Nothing like a book with repetition to get a child reading. My Brown Bear Barney by Dorothy Butler is a is delightful book which is based on the many common experiences children will have with their beloved soft toy and what goes on in an ordinary household. It looks at outings in the pram, grocery shopping, gardens, visits to the beach and visits to the grand parents, bedtimes, and starting school. It's a book about growth from being a toddler to starting school and that precious relationship a child often develops with his or her favourite toy. Young children will readily identify with the every day objects depicted in the book and the attachment they may have to their own special friend. Below is a link to the reading of the book by Anne Hartshome:
Aristotle, which also under the title of The Nine Lives of Aristotle, is a book by Dick King-Smith about an accident prone cat aimed at the middle primary audience. His owner, a witch named Bella Donna, spends most of her time cleaning up after his misadventures whilst counting down his nine lives.Her cottage is proving to be a risky sort of place for an adventurous kitten. Tall trees, streams, railway tracks, and roads are among the dangers which Aristotle seems to find very quickly. As much as Bella Donna tries to keep him safe, Aristotle's lives are fast running out. Then there is the episode with Old Gripper with the studded collar... The gently drawn illustrations by Bob Graham closely match the text and provide the reader with extra insight into the near misses of both Aristotle and the efforts of his hardworking owner.
This book tells the story of the Falklands War in the format of a picture book which I would use with middle or upper primary students. The style is simplistic with the text being accompanied by bold, and vivid illustrations. Whilst neither The Falkland Islands (Las Malvinas), or the waring countries of Britain or Argentina are mentioned in the text, their leaders, Margaret Thatcher and Argentine dictator, General Leopoldo Galtieri are presented as a pair of metal giants who send troops to fight over the "sad little island" which is inhabited by shepherds who eat nothing but mutton. In the text the old woman who is "not real" but made of iron, alludes to Maggie Thatcher's nickname as "the Iron Lady" which derives from Thatcher's nickname "The Iron Lady", while the General who is also "not real and made of tin pots"alludes to the term "tin-pot general" (another word for an autocrat.) The book shows how soldiers from both sides were killed or maimed. These are the "real men" The pictures portraying these men are drawn in monochrome pencil sketches as opposed to the full-colour "loud" caricatures of the wearing leaders which dominate the other pages. After the victory by the soldiers of the Old Iron Woman, there are numerous celebrations, to which the maimed are not invited because the reality and disturbing nature of their injuries "would spoil the rejoicing. The stubborn refusal of both sides to accept responsibility for the civilian casualties is mocked with statement that three of the islanders were killed, but that "nobody was to blame". I am proud to add this great book to my Raymond Briggs collection. The follow clip of this guy reading the book is worth a watch.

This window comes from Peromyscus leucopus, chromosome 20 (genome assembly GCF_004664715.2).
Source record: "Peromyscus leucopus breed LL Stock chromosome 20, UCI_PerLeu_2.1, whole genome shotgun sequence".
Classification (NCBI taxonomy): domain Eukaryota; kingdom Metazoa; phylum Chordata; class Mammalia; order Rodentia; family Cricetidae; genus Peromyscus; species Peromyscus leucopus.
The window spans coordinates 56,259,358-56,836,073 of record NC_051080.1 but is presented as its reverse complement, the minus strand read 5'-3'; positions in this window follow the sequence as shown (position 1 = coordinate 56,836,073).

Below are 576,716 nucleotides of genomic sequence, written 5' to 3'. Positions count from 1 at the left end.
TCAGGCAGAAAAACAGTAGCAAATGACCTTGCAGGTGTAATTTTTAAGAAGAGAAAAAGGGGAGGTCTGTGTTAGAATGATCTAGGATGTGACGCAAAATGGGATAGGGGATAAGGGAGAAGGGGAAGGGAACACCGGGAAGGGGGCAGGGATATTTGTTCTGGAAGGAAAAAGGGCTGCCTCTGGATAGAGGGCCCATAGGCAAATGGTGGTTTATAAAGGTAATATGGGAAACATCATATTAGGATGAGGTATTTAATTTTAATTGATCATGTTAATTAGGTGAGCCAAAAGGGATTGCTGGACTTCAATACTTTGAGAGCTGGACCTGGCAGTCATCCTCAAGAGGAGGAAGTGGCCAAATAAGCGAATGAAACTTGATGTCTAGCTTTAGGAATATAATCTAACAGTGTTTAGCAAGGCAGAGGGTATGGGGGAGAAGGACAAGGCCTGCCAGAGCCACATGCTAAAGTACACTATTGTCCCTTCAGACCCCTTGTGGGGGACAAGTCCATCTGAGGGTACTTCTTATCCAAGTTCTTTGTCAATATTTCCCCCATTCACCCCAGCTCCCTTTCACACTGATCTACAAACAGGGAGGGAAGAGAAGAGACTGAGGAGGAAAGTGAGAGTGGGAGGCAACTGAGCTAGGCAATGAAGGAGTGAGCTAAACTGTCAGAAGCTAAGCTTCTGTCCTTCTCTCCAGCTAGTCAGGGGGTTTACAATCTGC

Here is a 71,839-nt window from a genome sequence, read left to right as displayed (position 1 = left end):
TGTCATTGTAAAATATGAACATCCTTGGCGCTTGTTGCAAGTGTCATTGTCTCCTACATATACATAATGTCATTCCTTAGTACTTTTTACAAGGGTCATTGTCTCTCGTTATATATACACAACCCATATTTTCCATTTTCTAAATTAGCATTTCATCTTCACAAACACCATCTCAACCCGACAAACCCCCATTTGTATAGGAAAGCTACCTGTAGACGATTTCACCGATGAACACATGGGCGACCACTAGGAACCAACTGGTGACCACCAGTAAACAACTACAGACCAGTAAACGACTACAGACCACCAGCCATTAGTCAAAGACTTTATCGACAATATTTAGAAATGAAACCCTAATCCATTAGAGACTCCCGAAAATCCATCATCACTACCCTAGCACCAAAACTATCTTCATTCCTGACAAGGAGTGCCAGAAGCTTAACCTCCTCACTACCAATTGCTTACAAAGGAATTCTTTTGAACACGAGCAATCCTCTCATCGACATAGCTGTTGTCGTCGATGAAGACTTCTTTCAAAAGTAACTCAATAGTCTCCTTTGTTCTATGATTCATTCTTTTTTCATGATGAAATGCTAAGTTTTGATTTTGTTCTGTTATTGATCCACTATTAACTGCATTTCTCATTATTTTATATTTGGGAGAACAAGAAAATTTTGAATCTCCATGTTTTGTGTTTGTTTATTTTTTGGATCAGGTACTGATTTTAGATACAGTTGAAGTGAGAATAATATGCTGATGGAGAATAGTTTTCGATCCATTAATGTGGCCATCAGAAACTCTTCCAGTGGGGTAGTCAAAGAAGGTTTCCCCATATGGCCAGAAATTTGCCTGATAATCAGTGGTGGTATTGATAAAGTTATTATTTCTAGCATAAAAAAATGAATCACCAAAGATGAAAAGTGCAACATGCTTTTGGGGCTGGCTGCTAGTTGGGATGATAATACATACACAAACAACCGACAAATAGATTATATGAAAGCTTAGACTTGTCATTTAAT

This sturdy board alphabet book by publisher Christopher Franceschelli is a great way to introduce the alphabet to your youngster. It will withstand the hands of a one to four year olds and will fit nicely into their inquisitive little hands. It is brightly illustrated with artwork by Peskimo. The three dimensional aspect of this book combined with its vivid colours ensures you want to keep turning the pages, as will your child. It has thick pages cut into the shape of each letter and parents and children will enjoy this peek-through guessing game around the letter form itself. I bought this book for my grandson Archie's first birthday and instinctively know he will love it and be happy to visit it again and again. Each letter leaps from the spread and has a beautiful illustration behind it which finished off the picture on the preceding page. I love it.